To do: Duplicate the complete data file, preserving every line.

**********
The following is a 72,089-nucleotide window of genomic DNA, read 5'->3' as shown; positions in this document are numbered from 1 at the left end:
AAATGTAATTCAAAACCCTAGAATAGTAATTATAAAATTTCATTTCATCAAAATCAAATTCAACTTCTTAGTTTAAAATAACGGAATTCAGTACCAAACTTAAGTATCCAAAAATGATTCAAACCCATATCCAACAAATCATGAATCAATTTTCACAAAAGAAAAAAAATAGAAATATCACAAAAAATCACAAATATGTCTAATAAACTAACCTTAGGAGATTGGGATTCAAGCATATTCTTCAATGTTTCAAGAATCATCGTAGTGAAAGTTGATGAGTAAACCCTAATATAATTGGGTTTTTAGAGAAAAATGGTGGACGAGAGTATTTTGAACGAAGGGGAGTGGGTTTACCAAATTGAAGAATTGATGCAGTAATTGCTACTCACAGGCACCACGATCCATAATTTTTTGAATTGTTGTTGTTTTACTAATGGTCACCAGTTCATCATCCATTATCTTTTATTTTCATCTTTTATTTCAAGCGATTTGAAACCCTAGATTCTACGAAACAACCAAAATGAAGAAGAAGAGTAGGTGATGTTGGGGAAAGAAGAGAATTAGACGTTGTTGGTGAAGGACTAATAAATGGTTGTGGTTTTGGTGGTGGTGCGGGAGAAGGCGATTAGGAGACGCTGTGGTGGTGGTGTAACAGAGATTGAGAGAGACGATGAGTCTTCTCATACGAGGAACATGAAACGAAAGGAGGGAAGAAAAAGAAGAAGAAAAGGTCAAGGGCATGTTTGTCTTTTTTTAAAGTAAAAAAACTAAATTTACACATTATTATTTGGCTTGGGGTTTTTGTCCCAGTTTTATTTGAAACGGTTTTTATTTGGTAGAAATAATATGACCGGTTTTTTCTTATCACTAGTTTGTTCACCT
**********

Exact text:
The following is a 72,089-nucleotide window of genomic DNA, read 5'->3' as shown; positions in this document are numbered from 1 at the left end:
AAATGTAATTCAAAACCCTAGAATAGTAATTATAAAATTTCATTTCATCAAAATCAAATTCAACTTCTTAGTTTAAAATAACGGAATTCAGTACCAAACTTAAGTATCCAAAAATGATTCAAACCCATATCCAACAAATCATGAATCAATTTTCACAAAAGAAAAAAAATAGAAATATCACAAAAAATCACAAATATGTCTAATAAACTAACCTTAGGAGATTGGGATTCAAGCATATTCTTCAATGTTTCAAGAATCATCGTAGTGAAAGTTGATGAGTAAACCCTAATATAATTGGGTTTTTAGAGAAAAATGGTGGACGAGAGTATTTTGAACGAAGGGGAGTGGGTTTACCAAATTGAAGAATTGATGCAGTAATTGCTACTCACAGGCACCACGATCCATAATTTTTTGAATTGTTGTTGTTTTACTAATGGTCACCAGTTCATCATCCATTATCTTTTATTTTCATCTTTTATTTCAAGCGATTTGAAACCCTAGATTCTACGAAACAACCAAAATGAAGAAGAAGAGTAGGTGATGTTGGGGAAAGAAGAGAATTAGACGTTGTTGGTGAAGGACTAATAAATGGTTGTGGTTTTGGTGGTGGTGCGGGAGAAGGCGATTAGGAGACGCTGTGGTGGTGGTGTAACAGAGATTGAGAGAGACGATGAGTCTTCTCATACGAGGAACATGAAACGAAAGGAGGGAAGAAAAAGAAGAAGAAAAGGTCAAGGGCATGTTTGTCTTTTTTTAAAGTAAAAAAACTAAATTTACACATTATTATTTGGCTTGGGGTTTTTGTCCCAGTTTTATTTGAAACGGTTTTTATTTGGTAGAAATAATATGACCGGTTTTTTCTTATCACTAGTTTGTTCACCT